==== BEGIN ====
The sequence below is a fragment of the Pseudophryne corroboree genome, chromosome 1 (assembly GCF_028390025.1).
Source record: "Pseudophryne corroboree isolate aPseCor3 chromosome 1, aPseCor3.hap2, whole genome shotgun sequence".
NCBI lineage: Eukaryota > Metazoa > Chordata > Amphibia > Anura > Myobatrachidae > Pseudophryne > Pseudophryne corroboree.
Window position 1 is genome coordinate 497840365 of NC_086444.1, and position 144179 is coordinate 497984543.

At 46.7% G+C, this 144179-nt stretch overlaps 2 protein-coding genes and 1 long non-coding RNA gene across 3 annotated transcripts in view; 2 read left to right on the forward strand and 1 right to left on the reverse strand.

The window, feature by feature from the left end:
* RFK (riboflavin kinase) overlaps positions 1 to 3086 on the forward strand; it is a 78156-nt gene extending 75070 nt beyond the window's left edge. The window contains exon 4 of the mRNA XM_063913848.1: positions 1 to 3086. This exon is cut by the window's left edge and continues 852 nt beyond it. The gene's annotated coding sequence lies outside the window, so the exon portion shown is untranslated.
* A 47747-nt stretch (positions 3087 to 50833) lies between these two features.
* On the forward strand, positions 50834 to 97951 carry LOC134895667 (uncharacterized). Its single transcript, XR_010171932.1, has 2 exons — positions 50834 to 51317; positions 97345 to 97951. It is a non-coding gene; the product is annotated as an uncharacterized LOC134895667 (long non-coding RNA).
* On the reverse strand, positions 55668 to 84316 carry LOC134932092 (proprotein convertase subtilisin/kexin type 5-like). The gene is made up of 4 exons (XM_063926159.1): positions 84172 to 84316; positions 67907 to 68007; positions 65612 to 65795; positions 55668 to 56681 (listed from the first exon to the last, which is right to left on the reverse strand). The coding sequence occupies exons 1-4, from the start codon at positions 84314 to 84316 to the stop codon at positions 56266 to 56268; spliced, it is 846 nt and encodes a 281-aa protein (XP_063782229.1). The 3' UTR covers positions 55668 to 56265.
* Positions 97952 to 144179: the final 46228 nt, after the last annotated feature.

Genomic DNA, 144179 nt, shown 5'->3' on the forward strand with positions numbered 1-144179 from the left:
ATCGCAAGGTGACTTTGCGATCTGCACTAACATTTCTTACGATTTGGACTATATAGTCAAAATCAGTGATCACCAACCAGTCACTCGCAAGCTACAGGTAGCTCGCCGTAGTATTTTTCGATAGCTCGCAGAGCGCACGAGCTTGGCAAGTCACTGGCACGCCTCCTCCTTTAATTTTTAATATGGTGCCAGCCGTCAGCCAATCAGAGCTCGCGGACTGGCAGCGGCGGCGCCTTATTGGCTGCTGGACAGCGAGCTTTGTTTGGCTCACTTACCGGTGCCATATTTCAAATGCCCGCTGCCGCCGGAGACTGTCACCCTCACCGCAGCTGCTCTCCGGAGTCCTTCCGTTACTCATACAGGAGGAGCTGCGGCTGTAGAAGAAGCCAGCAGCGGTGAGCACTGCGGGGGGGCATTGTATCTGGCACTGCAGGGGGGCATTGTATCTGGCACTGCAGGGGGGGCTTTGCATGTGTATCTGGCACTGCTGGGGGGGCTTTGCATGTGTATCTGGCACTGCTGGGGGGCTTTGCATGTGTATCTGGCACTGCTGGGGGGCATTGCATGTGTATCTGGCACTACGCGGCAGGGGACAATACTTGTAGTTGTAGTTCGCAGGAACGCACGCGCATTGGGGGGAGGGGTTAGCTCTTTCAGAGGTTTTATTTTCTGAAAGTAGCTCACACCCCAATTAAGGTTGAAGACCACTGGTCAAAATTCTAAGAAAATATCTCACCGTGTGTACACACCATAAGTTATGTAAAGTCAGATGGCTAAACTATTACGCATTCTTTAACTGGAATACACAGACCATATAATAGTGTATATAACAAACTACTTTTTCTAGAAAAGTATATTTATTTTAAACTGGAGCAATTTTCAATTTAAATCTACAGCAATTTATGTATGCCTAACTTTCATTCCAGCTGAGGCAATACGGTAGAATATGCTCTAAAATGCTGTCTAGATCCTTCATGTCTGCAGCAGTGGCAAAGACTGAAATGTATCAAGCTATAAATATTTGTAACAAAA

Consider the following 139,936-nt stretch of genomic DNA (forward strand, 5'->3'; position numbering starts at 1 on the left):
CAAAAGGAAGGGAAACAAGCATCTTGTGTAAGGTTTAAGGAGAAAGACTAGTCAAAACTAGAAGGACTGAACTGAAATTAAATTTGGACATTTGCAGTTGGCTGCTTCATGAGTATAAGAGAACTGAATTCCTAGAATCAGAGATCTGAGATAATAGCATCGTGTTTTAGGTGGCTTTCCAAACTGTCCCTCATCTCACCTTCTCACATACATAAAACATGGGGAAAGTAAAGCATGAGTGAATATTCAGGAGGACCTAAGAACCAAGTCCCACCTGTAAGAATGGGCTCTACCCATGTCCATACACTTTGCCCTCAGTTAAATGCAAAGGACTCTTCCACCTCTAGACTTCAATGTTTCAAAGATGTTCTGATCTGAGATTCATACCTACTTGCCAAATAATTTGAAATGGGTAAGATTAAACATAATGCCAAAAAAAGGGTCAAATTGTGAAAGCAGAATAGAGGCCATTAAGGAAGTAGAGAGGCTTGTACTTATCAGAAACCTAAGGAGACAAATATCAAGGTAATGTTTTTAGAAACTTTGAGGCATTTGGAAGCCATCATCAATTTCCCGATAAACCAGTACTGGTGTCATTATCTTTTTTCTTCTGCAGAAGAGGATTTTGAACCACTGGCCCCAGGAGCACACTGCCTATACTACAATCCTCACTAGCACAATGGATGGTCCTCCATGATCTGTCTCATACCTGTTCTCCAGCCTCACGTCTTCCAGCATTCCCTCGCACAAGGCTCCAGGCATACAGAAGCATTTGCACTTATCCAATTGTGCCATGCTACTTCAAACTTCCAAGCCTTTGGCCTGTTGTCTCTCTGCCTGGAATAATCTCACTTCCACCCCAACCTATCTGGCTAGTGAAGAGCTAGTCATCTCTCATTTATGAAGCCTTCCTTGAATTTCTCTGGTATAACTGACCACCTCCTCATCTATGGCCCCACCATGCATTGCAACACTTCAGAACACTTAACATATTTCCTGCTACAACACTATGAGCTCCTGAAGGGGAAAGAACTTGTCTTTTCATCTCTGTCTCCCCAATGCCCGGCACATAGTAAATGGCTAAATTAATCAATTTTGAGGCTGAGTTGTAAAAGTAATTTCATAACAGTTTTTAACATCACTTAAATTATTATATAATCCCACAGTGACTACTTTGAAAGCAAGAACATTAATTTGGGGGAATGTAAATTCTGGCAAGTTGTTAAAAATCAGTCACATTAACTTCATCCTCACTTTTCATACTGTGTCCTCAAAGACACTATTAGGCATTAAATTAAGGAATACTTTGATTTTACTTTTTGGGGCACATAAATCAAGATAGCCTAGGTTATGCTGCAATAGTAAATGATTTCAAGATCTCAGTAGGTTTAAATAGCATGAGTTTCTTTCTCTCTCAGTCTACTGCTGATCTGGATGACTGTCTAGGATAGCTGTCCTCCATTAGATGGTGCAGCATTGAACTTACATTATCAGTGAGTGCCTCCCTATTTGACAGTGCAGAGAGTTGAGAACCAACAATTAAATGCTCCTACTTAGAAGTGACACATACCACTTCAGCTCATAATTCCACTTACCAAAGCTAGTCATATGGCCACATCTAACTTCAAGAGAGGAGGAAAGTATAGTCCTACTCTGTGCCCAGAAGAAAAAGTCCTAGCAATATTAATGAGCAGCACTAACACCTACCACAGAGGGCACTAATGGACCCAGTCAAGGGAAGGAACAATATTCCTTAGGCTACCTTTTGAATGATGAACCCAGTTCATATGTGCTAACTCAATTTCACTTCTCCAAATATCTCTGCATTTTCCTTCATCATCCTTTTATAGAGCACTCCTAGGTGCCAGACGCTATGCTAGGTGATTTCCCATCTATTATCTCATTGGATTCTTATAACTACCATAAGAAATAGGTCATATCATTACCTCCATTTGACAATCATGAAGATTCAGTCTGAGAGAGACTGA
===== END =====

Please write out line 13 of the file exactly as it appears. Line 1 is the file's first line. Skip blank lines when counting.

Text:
ATCGCAAGGTGACTTTGCGATCTGCACTAACATTTCTTACGATTTGGACTATATAGTCAAAATCAGTGATCACCAACCAGTCACTCGCAAGCTACAGGTAGCTCGCCGTAGTATTTTTCGATAGCTCGCAGAGCGCACGAGCTTGGCAAGTCACTGGCACGCCTCCTCCTTTAATTTTTAATATGGTGCCAGCCGTCAGCCAATCAGAGCTCGCGGACTGGCAGCGGCGGCGCCTTATTGGCTGCTGGACAGCGAGCTTTGTTTGGCTCACTTACCGGTGCCATATTTCAAATGCCCGCTGCCGCCGGAGACTGTCACCCTCACCGCAGCTGCTCTCCGGAGTCCTTCCGTTACTCATACAGGAGGAGCTGCGGCTGTAGAAGAAGCCAGCAGCGGTGAGCACTGCGGGGGGGCATTGTATCTGGCACTGCAGGGGGGCATTGTATCTGGCACTGCAGGGGGGGCTTTGCATGTGTATCTGGCACTGCTGGGGGGGCTTTGCATGTGTATCTGGCACTGCTGGGGGGCTTTGCATGTGTATCTGGCACTGCTGGGGGGCATTGCATGTGTATCTGGCACTACGCGGCAGGGGACAATACTTGTAGTTGTAGTTCGCAGGAACGCACGCGCATTGGGGGGAGGGGTTAGCTCTTTCAGAGGTTTTATTTTCTGAAAGTAGCTCACACCCCAATTAAGGTTGAAGACCACTGGTCAAAATTCTAAGAAAATATCTCACCGTGTGTACACACCATAAGTTATGTAAAGTCAGATGGCTAAACTATTACGCATTCTTTAACTGGAATACACAGACCATATAATAGTGTATATAACAAACTACTTTTTCTAGAAAAGTATATTTATTTTAAACTGGAGCAATTTTCAATTTAAATCTACAGCAATTTATGTATGCCTAACTTTCATTCCAGCTGAGGCAATACGGTAGAATATGCTCTAAAATGCTGTCTAGATCCTTCATGTCTGCAGCAGTGGCAAAGACTGAAATGTATCAAGCTATAAATATTTGTAACAAAA